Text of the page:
When my grandson was about three years old I decided to start a new holiday tradition for my family. Instead of driving myself to exhaustion buying Christmas presents that would within weeks be forgotten or discarded, I decided the celebration of Kwanzaa, designed to pay tribute to the rich cultural roots of African Americans, would become our annual family tradition. So, my grandson, his toddler friends, and family members gathered in my living room as we shared family stories retracing our family history. Instead of Santa, we shared stories about great-grandparents and aunties and uncles and god mommies who are all part of our family’s story being unearthed for a new generation of young people.

Since Kwanzaa does not focus on expensive gifts, we had rounded up an assortment of half-price earmuffs and gloves along with recycled toy cars, Lego building blocks, and arts and craft materials. As years went on, our celebration expanded, sometimes at a union hall or a community center complete with an African dance and drum ensemble. Thanks to my youngest son and his wife, three more children have been added to the celebration. As a way of underscoring the importance of the Kwanzaa principles, each child is expected to present an example of a principle.

Year after year as the celebrations continue, life happens. One year it was a held against the backdrop of my father being in critical condition in the hospital. The next year, he was remembered as an ancestor. One year, my daughter flew in from Florida specifically to play congas for our celebration. Some years later, she, too, was remembered as an ancestor.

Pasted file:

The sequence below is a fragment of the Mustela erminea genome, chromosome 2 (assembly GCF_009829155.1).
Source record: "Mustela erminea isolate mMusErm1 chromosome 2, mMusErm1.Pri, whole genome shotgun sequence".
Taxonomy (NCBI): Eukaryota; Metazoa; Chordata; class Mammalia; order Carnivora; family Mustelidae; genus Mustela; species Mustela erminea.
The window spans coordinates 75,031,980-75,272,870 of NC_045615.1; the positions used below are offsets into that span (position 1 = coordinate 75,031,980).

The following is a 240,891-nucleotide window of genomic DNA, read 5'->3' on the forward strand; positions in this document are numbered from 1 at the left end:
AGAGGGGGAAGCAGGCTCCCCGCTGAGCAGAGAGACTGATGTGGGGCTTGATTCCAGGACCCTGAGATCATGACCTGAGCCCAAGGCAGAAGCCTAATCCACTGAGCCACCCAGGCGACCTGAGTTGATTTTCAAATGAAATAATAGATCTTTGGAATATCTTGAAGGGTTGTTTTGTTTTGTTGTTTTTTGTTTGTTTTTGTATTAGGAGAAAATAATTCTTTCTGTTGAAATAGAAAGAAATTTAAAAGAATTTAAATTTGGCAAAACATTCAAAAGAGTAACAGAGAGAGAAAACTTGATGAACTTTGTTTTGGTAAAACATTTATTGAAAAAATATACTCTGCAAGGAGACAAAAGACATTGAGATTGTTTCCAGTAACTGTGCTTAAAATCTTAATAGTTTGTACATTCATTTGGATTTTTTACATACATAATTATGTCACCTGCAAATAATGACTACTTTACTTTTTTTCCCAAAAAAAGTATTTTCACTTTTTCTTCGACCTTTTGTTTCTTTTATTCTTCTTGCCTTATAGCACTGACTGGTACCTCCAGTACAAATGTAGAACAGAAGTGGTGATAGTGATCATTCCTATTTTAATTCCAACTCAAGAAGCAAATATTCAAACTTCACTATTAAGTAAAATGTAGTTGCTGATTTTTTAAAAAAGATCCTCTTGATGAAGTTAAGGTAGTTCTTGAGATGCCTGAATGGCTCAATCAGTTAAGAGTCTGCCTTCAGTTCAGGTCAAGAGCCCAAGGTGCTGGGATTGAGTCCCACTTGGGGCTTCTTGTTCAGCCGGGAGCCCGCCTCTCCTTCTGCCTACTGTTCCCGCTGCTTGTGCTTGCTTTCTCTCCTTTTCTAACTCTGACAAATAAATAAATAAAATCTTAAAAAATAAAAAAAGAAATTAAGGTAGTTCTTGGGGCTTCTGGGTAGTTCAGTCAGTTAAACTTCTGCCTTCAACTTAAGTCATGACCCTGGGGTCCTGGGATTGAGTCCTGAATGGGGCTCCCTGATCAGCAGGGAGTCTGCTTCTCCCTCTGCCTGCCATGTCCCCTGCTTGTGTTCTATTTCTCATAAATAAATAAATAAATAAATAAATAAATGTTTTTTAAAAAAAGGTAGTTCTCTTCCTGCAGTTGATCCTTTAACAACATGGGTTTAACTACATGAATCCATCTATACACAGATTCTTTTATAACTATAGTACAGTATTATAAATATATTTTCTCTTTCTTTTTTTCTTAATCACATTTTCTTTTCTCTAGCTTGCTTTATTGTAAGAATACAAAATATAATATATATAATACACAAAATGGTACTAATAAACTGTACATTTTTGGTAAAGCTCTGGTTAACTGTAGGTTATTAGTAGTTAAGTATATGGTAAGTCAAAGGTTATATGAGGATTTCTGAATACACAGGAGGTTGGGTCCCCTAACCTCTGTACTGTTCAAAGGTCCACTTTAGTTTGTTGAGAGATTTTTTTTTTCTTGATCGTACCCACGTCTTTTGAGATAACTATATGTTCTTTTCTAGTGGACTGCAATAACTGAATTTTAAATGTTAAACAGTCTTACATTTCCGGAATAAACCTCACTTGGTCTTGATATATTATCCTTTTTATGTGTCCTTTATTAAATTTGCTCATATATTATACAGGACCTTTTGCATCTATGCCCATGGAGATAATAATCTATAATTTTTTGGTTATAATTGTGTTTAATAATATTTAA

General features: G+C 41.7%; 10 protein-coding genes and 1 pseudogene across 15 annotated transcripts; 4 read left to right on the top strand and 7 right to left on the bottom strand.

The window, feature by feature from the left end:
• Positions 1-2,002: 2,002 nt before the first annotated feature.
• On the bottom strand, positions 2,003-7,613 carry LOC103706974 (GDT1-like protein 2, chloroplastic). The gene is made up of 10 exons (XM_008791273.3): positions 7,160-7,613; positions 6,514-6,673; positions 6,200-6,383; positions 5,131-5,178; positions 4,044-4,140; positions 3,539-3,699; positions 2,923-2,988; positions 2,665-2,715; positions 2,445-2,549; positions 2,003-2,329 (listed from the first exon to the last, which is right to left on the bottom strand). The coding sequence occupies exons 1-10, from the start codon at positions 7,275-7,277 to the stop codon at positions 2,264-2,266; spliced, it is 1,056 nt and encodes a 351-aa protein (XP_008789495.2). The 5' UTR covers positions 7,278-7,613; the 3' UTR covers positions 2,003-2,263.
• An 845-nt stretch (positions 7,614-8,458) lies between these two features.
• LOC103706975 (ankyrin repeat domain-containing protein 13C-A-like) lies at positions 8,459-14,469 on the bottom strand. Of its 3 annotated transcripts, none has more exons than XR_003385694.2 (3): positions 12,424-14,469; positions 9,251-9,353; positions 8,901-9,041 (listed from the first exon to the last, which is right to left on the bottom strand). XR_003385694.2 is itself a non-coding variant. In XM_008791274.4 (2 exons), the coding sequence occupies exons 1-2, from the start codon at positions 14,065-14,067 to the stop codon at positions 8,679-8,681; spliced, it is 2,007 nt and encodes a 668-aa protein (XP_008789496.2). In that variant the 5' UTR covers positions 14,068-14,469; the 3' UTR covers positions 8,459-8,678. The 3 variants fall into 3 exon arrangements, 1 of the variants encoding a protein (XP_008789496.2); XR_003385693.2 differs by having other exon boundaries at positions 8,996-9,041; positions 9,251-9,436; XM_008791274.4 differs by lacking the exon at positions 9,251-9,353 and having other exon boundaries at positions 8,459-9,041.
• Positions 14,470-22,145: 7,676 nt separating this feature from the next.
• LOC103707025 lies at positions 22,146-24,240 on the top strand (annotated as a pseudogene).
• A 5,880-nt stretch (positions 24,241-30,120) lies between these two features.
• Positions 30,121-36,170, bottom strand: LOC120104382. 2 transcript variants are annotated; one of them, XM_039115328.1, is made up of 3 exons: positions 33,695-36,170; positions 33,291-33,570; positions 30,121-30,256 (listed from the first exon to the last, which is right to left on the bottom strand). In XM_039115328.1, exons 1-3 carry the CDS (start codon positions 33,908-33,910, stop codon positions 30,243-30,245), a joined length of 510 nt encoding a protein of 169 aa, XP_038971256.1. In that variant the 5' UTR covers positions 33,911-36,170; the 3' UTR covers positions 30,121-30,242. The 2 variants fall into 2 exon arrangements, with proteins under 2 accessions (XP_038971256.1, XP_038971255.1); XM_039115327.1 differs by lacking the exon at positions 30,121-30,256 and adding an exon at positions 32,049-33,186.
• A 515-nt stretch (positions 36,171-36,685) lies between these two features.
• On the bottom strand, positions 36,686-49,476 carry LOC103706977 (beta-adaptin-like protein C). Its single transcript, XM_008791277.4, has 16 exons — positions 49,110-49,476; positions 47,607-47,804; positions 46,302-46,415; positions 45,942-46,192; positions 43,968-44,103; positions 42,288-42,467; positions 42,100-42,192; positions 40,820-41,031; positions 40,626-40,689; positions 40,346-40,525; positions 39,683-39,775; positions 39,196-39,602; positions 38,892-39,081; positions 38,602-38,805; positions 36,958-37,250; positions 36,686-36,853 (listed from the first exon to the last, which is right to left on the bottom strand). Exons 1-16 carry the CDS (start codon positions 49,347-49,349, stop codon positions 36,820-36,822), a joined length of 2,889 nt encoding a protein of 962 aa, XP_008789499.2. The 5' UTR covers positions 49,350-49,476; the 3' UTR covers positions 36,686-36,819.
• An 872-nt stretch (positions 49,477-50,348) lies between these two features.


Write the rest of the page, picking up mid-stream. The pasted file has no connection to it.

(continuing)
Maulana Karenga, professor and chair of the department of Africana studies at California State University at Long Beach, created Kwanzaa in 1966 as a way of providing an opportunity to reflect upon both the African past and the American present. And, there was a period when Kwanzaa was making its way into the mainstream, but in recent years the red, black, and green colors of Marcus Garvey and Kwanzaa are not very visible in commercial market places or even art and educational institutions.

But, I believe it has become tradition in many African American homes, sometimes right alongside the beguiling celebration of Christmas. The traditions include donning African traditional clothing, pouring libation, lighting the kinara candles and remembering the names of ancestors who made a way out of virtually no way. Kwanzaa offers memory and a road map for our children to discover the history and cultural traditions snatched from them.

This year, the original participants in the Warrington children’s Kwanzaa cohort are in their 20s, in colleges, employed in other states, and well on their way to establishing individual career paths. But, like clockwork, they have been checking in to find out when we’ll get together to celebrate Kwanzaa this year.

For me, the principles of Kwanzaa: unity, self-determination, collective work and responsibility, cooperative economics, purpose, creativity, and faith represent a practical and reasoned pathway to reinforce family and community bonding by respecting those who have made a way for us and helping to create positivity as we move forward. But once again, just days before Kwanzaa, I am in search of red, black and green candles to light for each day of the celebration.

Karen Warrington is director of communications for Congressman Bob Brady.